Magazine article The Spectator

People-Traffickers Are Not the Problem: People Are

Magazine article The Spectator

People-Traffickers Are Not the Problem: People Are

Article excerpt


Right now, somewhere in the Atlantic, off the western shores of Morocco, ragged convoys of African migrants are heading for Europe. Their craft are long, low fishing boats, like giant canoes, crammed perilously full. Their destination is the Canary Islands, along Europe's newest migration route, a 500-mile sea journey from Mauritania on Africa's west coast. A typical boat holds 50 young men, and may have been at sea for a week. Many arrive at dawn, guided for the last few hours of the night by the dark bulk of Tenerife's Teide volcano. A few miles offshore they are close enough to hear the thump of tourist discos, and switch on mobile telephones brought from home.

Some migrants call the Spanish authorities to tow them in, arriving at ferry piers and beaches beneath the stunned gazes of British and German tourists. New arrivals are chilled to the bone, huddled together in cheap waterproofs and wellington boots.

The lucky ones have lifejackets and secondhand GPS navigation devices.

In recent weeks officials and aid workers have noticed that boats are less and less wellequipped, and journeys seem to be taking longer. The reason for this carries political implications not just for Spain but for the whole European Union. Tricked once too often by the people-smuggling gangs that opened up the route, migrants have cut out the middle men. The latest migrants have been smuggling themselves into Europe.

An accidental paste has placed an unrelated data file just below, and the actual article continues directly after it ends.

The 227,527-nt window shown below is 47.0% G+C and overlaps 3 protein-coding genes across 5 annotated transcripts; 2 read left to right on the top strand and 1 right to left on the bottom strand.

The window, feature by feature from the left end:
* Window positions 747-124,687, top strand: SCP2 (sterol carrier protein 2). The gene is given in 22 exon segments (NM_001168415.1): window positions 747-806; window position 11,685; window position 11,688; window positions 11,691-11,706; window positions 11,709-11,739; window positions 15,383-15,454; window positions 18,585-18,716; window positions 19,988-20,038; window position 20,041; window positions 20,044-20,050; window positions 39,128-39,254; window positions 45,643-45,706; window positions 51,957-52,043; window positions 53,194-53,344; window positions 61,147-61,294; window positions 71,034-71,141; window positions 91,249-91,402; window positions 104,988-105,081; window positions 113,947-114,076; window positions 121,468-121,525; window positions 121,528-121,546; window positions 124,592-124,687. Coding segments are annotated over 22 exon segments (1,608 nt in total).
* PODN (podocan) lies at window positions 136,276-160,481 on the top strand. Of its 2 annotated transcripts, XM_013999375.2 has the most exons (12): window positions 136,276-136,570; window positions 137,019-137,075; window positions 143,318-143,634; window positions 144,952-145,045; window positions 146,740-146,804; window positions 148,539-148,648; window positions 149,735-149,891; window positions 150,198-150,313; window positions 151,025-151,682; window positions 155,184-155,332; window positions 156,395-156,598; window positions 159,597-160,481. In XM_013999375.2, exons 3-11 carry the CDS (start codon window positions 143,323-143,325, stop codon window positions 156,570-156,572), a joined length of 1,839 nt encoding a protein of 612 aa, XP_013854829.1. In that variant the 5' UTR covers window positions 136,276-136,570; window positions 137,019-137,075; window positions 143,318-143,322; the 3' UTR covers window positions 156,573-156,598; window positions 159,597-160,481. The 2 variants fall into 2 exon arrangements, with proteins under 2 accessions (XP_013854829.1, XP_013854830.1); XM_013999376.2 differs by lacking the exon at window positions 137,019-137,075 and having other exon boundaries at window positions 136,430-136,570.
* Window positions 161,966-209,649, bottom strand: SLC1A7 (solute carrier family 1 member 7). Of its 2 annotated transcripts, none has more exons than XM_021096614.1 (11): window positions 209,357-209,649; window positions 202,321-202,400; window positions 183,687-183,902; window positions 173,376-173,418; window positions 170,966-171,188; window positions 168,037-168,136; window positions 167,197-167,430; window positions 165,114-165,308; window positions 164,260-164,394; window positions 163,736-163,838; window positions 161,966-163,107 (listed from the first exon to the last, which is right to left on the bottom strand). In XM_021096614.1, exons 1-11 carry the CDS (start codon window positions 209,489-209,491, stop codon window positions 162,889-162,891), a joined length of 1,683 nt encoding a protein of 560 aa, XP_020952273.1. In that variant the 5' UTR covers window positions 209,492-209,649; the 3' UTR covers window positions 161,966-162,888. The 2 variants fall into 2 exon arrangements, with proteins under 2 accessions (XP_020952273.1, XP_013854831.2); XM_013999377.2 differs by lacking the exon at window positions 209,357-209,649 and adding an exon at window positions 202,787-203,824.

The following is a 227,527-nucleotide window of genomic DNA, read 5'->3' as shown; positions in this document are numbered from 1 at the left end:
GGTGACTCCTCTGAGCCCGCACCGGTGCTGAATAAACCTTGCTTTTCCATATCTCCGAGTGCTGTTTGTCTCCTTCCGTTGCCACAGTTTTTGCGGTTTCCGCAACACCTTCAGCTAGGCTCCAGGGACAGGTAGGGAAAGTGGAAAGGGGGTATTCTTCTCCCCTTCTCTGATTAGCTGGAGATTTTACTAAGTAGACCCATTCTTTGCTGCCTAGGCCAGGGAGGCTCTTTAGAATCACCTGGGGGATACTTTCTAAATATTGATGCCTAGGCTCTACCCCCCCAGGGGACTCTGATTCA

Dr Santiago Alonso, a doctor with a Spanish aid group active in Mauritania, Médicos del Mundo, explains, 'The mafia trick and cheat them. Sometimes they take their money, head out to sea with them, then jump into another boat and abandon them. Or they do a big loop and drop them on a beach somewhere up the African coast. It seems that some of the immigrants now buy the boats themselves. They club together to buy a boat, supplies and motors.

It's cheaper for them.' In short, Europe is facing a DIY migration crisis. That crisis exposes, with unusual clarity, the gap between the politicians' talk of crackdowns and managed migration -- the latest being Tony Blair's Serious Organised Crime Agency (Soca) -- and the reality of what can be achieved on the ground. There is a simple reason that EU leaders like to stress their determination to fight people-smugglers and 'people-traffickers' -- jargon for smugglers who lure migrants into forced labour, prostitution or other forms of exploitation.

When you catch such gangs, courts can actually lock them up. There are fewer legal levers to pull when it comes to migrants.

The new route from Africa into Tenerife is rather effective, for those who survive it.

More than 3,500 sub-Saharan Africans have arrived in the Canary Islands from Mauritania so far this year, compared with 4,700 in the whole of 2005. According to estimates from the Spanish Red Cross, a further 1,200 have drowned in the attempt.

The boatloads arriving face a maximum of 40 days' detention while Spanish officials try to establish where they are from. But most come from countries which have no repatriation agreements with Spain, such as Mali. Others simply stay silent and do not discuss their nationality. Unless they are unlucky enough to suffer deportation back to Mauritania, most have to be set free, leaving custody in legal limbo.

They need not concern Spain for long, as Miguel Becarra Domínguez, spokesman for the Canary Islands government, told me frankly when I visited to report on the crisis.

'If we let them go in Madrid, they are not going to stay in Madrid. If they're from Nigeria, they are going to go to Britain. If they are from the Congo, they will head for Belgium.' Politicians also have a more complex, rhetorical reason for vowing to fight people-smugglers. Bowing to a growing web of United Nations treaties, human rights conventions and EU law, European governments have quietly decriminalised illegal immigration. Arriving unlawfully in the EU is now largely an administrative offence dealt with outside the criminal justice system. …

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